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The Faith of Men Jack London

The Faith of Men

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"Allow what?" Pentfield demanded brutally.

"You implied that I lied."

"Nothing of the sort," came the reply. "I merely implied that you were trying to be clumsily witty."

"Make your bets, gentlemen," the dealer protested.

"But I tell you it's true," Nick Inwood insisted.

"And I have told you I've five hundred that says it's not in that paper," Pentfield answered, at the same time throwing a heavy sack of dust on the table.

"I am sorry to take your money," was the retort, as Inwood thrust the newspaper into Pentfield's hand.

Pentfield saw, though he could not quite bring himself to believe. Glancing through the headline, "Young Lochinvar came out of the North," and skimming the article until the names of Mabel Holmes and Corry Hutchinson, coupled together, leaped squarely before his eyes, he turned to the top of the page. It was a San Francisco paper.

"The money's yours, Inwood," he remarked, with a short laugh. "There's no telling what that partner of mine will do when he gets started."

Then he returned to the article and read it word for word, very slowly and very carefully. He could no longer doubt. Beyond dispute, Corry Hutchinson had married Mabel Holmes. "One of the Bonanza kings," it described him, "a partner with Lawrence Pentfield (whom San Francisco society has not yet forgotten), and interested with that gentleman in other rich, Klondike properties." Further, and at the end, he read, "It is whispered that Mr. and Mrs. Hutchinson will, after a brief trip east to Detroit, make their real honeymoon journey into the fascinating Klondike country."

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"I'll be back again; keep my place for me," Pentfield said, rising to his feet and taking his sack, which meantime had hit the blower and came back lighter by five hundred dollars.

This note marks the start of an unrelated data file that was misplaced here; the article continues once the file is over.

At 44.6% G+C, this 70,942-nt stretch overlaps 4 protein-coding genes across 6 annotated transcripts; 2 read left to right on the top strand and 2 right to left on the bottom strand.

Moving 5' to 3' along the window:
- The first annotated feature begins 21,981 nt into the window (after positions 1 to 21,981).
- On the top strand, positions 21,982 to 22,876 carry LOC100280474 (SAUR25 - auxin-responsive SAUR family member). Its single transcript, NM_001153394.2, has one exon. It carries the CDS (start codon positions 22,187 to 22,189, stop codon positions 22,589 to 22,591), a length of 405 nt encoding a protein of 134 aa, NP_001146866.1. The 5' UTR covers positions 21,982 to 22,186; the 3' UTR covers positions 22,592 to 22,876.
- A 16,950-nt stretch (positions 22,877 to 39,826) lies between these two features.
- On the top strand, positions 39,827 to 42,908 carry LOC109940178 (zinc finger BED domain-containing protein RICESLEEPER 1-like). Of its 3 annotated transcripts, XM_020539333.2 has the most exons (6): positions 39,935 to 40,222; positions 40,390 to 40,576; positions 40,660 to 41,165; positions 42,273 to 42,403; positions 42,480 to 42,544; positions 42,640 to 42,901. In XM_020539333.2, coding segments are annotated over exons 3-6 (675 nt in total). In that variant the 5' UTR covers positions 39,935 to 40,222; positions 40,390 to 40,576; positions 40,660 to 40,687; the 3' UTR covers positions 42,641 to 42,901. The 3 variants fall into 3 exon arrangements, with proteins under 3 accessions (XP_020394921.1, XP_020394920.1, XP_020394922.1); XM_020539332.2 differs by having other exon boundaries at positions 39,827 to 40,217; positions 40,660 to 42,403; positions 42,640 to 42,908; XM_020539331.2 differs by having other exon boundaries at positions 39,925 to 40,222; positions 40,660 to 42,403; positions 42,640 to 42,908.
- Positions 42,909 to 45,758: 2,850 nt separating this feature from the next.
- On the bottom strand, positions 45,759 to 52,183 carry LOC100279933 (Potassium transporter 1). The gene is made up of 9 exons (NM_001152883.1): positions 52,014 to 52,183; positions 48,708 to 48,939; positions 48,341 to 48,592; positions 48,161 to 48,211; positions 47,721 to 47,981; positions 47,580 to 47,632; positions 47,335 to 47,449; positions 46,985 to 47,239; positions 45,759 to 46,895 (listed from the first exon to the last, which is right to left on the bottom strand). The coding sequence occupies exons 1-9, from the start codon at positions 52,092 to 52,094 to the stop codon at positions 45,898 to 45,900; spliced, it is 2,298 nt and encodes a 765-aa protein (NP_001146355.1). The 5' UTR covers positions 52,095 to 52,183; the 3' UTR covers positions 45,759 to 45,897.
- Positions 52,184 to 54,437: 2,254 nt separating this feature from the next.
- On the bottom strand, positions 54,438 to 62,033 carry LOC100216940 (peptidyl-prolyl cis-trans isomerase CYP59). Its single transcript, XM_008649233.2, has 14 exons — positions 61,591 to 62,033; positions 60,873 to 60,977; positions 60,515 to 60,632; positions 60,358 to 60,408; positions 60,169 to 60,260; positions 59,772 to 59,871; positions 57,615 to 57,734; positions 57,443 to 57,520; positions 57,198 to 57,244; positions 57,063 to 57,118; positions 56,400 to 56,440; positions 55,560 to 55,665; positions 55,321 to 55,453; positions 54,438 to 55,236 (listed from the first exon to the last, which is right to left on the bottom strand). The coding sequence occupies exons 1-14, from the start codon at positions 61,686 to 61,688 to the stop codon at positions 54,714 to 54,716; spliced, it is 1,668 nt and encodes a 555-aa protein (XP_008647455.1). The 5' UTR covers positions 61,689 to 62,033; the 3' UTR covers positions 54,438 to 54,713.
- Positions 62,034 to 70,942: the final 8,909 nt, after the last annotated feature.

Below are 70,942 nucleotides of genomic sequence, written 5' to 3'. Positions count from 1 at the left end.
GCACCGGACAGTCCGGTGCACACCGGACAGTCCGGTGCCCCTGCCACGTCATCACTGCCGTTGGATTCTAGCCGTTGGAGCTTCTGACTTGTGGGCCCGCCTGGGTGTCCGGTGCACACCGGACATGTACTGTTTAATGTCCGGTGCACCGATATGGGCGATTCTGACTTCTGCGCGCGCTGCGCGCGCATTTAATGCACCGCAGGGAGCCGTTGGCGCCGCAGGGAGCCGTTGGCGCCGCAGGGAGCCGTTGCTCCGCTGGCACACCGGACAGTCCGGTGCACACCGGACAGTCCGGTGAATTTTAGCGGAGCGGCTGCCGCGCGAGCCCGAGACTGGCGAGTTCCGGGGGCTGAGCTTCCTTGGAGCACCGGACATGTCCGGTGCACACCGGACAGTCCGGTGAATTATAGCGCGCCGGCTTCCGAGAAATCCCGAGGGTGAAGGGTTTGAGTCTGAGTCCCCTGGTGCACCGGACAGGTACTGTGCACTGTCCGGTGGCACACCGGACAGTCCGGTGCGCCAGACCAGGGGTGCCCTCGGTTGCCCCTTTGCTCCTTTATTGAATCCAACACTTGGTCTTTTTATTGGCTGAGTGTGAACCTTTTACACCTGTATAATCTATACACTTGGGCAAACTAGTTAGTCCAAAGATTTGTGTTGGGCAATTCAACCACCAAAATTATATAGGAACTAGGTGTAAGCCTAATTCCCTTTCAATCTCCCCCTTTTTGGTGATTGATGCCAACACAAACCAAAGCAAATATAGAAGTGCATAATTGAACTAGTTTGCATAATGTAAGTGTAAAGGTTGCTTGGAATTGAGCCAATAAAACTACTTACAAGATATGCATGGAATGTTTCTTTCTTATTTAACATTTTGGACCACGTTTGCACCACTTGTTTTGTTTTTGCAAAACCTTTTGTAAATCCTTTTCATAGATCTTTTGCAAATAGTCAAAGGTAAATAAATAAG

He went down the street and bought a Seattle paper. It contained the same facts, though somewhat condensed. Corry and Mabel were indubitably married. Pentfield returned to the Opera House and resumed his seat in the game. He asked to have the limit removed.

"Trying to get action," Nick Inwood laughed, as he nodded assent to the dealer. "I was going down to the A. C. store, but now I guess I'll stay and watch you do your worst."

This Lawrence Pentfield did at the end of two hours' plunging, when the dealer bit the end off a fresh cigar and struck a match as he announced that the bank was broken. Pentfield cashed in for forty thousand, shook hands with Nick Inwood, and stated that it was the last time he would ever play at his game or at anybody's else's.

No one knew nor guessed that he had been hit, much less hit hard. There was no apparent change in his manner. For a week he went about his work much as he had always done, when he read an account of the marriage in a Portland paper. Then he called in a friend to take charge of his mine and departed up the Yukon behind his dogs. He held to the Salt Water trail till White River was reached, into which he turned. Five days later he came upon a hunting camp of the White River Indians. In the evening there was a feast, and he sat in honour beside the chief; and next morning he headed his dogs back toward the Yukon. But he no longer travelled alone. A young squaw fed his dogs for him that night and helped to pitch camp. She had been mauled by a bear in her childhood and suffered from a slight limp. Her name was Lashka, and she was diffident at first with the strange white man that had come out of the Unknown, married her with scarcely a look or word, and now was carrying her back with him into the Unknown.

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The Faith of Men
Jack London

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